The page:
North Dakota residents whose teenage children have been arrested after sexting incidents may have questions about why their children are facing charges. While most criminal codes do not address sexting, it is possible that teenagers under 18 may be accused of child pornography charges.
While teenagers taking explicit photos of themselves and sending them via SMS message, email or other networks to their boyfriends or girlfriends may not seem comparable to adults trafficking in child pornography, prosecutors may interpret both offenses in the same way and charge the teens who took the photographs and transmitted them or the teens who receive them under child pornography laws. The possession, production and distribution of child pornography are felony offenses punishable by steep fines and long prison sentences. A person accused of any of these crimes may be tried in both state and federal court.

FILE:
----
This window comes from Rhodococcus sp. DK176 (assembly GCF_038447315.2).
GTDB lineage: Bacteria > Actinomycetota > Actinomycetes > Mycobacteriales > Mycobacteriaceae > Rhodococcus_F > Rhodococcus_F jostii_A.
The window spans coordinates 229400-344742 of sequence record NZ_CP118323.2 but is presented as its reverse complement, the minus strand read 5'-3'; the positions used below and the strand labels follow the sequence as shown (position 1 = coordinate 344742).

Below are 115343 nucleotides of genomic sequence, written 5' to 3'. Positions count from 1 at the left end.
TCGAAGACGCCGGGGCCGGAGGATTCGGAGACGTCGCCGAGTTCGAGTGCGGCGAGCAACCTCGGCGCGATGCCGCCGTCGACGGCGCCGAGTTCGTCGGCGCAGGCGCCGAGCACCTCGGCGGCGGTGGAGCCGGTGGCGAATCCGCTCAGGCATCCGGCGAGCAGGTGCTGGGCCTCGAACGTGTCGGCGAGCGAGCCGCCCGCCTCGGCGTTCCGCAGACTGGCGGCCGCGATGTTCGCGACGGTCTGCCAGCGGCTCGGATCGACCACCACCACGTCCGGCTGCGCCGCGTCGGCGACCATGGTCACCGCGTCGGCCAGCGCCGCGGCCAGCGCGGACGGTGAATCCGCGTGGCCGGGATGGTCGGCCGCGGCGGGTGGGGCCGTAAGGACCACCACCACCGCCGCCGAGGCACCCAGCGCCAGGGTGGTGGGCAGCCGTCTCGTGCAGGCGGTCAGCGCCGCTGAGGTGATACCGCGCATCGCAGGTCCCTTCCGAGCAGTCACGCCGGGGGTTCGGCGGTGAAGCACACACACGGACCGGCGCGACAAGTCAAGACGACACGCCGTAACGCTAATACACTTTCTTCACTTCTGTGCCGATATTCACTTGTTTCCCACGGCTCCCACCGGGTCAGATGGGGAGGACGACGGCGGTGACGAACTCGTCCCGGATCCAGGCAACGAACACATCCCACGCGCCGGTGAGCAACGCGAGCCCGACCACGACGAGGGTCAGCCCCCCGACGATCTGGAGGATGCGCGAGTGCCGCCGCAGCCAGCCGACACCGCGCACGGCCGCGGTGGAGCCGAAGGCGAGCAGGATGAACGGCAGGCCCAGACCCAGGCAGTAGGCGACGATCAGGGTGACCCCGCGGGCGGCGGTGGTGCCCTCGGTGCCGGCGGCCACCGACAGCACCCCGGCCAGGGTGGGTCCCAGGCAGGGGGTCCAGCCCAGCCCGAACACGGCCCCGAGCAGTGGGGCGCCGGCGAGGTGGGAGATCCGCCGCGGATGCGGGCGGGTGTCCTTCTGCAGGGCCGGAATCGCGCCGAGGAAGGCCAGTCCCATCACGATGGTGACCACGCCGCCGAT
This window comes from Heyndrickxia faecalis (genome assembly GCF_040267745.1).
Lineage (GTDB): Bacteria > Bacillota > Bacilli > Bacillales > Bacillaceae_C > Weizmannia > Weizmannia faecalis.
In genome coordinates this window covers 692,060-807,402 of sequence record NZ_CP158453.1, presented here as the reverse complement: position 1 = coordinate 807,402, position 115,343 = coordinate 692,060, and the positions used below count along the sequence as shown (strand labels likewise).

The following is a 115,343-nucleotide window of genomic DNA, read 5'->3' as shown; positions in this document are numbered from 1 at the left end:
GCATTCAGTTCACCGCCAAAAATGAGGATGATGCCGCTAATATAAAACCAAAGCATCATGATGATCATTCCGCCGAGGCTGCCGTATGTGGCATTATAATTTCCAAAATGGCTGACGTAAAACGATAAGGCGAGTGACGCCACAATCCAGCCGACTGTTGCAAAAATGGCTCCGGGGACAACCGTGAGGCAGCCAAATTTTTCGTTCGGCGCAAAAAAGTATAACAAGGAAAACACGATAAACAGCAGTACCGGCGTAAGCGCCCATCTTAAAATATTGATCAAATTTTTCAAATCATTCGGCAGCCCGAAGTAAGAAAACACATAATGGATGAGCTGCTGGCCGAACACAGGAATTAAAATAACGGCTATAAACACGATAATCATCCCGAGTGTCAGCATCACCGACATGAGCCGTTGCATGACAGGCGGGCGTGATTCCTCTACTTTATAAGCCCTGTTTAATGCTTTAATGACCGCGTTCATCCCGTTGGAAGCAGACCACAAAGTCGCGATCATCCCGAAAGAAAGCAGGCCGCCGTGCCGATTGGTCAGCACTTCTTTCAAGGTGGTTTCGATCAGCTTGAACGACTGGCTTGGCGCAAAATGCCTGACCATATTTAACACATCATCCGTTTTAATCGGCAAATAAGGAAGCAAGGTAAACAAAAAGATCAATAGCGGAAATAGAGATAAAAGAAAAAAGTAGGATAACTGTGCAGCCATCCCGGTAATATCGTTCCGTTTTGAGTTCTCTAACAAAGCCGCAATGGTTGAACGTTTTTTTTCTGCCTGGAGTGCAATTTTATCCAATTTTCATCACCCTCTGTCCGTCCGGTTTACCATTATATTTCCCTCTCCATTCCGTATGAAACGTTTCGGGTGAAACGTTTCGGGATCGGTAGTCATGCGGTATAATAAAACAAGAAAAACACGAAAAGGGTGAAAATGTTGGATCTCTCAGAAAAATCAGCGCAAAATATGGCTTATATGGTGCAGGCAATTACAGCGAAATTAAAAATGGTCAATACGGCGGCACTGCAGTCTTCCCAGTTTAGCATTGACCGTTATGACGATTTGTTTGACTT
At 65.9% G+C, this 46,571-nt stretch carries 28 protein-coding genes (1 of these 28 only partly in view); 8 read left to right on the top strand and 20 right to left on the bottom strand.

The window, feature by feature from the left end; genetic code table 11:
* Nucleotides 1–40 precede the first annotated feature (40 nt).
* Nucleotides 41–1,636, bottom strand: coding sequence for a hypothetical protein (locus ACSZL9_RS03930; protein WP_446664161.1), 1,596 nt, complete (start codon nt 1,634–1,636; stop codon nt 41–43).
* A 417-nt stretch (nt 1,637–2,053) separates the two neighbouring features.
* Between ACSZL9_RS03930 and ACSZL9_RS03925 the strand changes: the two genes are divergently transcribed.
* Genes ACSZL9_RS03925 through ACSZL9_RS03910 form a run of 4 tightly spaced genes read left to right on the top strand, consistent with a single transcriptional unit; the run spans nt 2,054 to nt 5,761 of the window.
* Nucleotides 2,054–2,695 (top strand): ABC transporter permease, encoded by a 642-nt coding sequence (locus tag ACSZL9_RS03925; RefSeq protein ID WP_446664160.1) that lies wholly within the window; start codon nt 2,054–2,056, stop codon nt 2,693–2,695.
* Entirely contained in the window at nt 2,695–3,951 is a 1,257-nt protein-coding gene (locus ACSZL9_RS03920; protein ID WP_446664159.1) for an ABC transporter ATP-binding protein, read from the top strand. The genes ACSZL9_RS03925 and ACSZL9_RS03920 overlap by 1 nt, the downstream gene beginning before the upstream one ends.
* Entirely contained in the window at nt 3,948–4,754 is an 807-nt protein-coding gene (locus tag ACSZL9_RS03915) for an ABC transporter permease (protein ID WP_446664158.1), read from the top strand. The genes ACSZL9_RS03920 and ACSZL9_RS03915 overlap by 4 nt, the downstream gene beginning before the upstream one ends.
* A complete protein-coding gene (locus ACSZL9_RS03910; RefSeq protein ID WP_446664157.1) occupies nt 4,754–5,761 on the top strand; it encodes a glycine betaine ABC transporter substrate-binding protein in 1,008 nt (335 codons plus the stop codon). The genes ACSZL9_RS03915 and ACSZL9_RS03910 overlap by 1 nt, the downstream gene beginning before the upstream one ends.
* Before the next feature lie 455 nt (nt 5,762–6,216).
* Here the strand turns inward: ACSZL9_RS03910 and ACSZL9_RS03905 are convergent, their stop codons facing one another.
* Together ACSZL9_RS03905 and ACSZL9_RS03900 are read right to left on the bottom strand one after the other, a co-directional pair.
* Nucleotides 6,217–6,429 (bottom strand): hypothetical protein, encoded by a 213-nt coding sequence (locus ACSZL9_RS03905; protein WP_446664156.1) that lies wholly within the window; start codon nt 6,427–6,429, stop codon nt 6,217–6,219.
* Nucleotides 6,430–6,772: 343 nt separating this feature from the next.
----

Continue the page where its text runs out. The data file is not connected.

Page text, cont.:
Under U.S. codes, most first-offense production of child pornography charges are punishable by prison sentences of at least 15 years and up to 30 years. First-offense possession of child pornography charges carry prison sentences of between five and 20 years. Courts also typically order a person convicted of child pornography charges to pay fines. Judges may impose harsher sentences if the accused person has been convicted in the past of certain sex offenses such as sexual abuse of a minor child.
Most teenagers who send explicit photos of themselves or keep such photos of a dating partner do not understand that their actions can constitute producing or possessing child pornography. While the penalties for child pornography charges and other Internet sex crimes may seem intimidating, it may be possible for a defense attorney to advocate for teenage clients. Attorneys may be able to work with prosecutors to develop a plan to prevent future offenses from occurring in exchange for guilty pleas to lesser charges.